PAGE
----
CEO Kim Keck combats racial inequities in health care practices

CEO Kim Keck combats racial inequities in health care practices
President and CEO Kim Keck (Photo courtesy of Blue Cross Blue Shield Association)

Kim A. Keck is president and chief executive officer of the Blue Cross Blue Shield Association, a national federation of 35 independent, community-based and locally operated Blue Cross and Blue Shield companies. Keck is a respected leader in the health care industry and has built a reputation as an engaged, incisive leader. Prior to joining BCBSA in 2021, Keck served as president and CEO of Blue Cross & Blue Shield of Rhode Island, the state’s largest health insurer.

Why did you decide to develop a national health equity strategy?

There are many racial disparities taking place. These issues are not new. We collectively decided to put forth a national health equity strategy, starting with this idea and focusing on maternal health disparities, more specifically. The severe maternal morbidity that was mentioned is part of how we will measure the maternal health disparities.

Where can we find hope in what your organization is doing?

We are doing several things across Blue Plans in the country today. For example, Care First is a plan in the mid-Atlantic region. Moreover, funding a founding supporter comes with funding a program called “Be More for Healthy Babies.” This program is quite massive. It is a multi-stakeholder initiative focused on both racial disparities and infant mortality, and maternal health. Thus, it has programs embedded in it that range from prenatal nutrition.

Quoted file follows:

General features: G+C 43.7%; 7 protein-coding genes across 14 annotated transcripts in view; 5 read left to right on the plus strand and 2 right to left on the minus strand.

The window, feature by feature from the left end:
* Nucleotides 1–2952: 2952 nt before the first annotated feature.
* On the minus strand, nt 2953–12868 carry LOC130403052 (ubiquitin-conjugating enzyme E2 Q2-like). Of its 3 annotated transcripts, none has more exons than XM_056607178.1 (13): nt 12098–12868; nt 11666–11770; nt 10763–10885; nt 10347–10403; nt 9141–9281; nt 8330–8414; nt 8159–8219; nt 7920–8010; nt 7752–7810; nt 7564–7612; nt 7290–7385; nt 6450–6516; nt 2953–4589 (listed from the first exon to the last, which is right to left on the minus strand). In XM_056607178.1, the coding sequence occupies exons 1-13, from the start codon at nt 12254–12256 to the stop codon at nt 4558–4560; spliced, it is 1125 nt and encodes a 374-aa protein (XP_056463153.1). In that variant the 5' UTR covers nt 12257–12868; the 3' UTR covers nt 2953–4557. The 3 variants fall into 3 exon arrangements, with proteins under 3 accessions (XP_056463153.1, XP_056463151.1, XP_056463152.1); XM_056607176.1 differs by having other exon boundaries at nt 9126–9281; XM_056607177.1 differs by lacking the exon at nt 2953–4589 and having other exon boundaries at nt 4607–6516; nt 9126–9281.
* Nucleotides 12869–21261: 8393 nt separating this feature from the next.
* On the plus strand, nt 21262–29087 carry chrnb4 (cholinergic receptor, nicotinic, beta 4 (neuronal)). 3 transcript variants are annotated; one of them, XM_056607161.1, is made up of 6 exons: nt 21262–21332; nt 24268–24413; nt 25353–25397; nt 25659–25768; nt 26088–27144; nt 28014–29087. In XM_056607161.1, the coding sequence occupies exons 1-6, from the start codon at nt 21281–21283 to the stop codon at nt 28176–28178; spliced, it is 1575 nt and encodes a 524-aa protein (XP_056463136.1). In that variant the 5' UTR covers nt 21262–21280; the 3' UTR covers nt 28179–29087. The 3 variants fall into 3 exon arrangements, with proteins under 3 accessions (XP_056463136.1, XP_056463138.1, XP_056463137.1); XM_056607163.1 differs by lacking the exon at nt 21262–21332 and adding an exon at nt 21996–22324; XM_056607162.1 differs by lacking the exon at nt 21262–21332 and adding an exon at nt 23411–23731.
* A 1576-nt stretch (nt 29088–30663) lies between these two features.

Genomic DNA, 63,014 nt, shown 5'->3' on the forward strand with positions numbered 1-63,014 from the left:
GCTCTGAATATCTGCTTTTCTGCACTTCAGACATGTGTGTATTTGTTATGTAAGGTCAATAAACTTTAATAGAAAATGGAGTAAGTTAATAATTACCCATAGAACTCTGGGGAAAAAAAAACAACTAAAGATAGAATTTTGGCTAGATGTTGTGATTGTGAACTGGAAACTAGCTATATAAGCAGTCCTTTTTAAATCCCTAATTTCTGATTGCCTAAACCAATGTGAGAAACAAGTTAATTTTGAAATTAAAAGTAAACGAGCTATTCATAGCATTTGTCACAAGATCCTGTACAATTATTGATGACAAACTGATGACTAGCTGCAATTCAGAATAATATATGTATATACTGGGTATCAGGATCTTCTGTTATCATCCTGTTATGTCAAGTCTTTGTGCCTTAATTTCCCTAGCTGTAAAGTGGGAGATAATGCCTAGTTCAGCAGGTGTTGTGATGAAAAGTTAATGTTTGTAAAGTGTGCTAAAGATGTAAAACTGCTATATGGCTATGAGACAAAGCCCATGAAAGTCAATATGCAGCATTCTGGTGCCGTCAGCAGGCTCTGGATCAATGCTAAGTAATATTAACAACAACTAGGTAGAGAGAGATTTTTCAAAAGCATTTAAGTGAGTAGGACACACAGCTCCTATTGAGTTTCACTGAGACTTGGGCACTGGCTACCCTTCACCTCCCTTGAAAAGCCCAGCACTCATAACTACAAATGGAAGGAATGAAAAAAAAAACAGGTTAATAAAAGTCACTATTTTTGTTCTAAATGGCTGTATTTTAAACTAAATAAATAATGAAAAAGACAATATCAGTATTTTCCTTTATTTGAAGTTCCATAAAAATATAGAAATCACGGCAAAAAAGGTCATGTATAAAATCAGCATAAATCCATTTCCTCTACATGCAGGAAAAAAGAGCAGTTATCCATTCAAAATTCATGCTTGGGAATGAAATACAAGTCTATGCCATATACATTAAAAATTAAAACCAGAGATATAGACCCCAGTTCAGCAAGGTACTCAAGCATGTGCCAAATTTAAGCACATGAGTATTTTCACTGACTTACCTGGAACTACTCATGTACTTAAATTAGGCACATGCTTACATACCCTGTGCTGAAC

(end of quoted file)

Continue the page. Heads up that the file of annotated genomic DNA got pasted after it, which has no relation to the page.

We have nurses and community workers go into the homes, literally up until the baby’s second birthday to ask, how’s it going? How is the health of a mom? What kind of nutrition? What kind of care do you get? Are you living in a safe place?

What are some of the factors that explain the higher rates of severe maternal mortality for Black mothers than White mothers?

There are sometimes high underlying chronic conditions, limited access to health care, racial disparities and bias within the system. Social issues threaten women’s ability to get necessary, appropriate care before, during and after childbirth. Every mother deserves to have the best care, regardless of age, race, ethnicity and ZIP code.

Continued on the next page.

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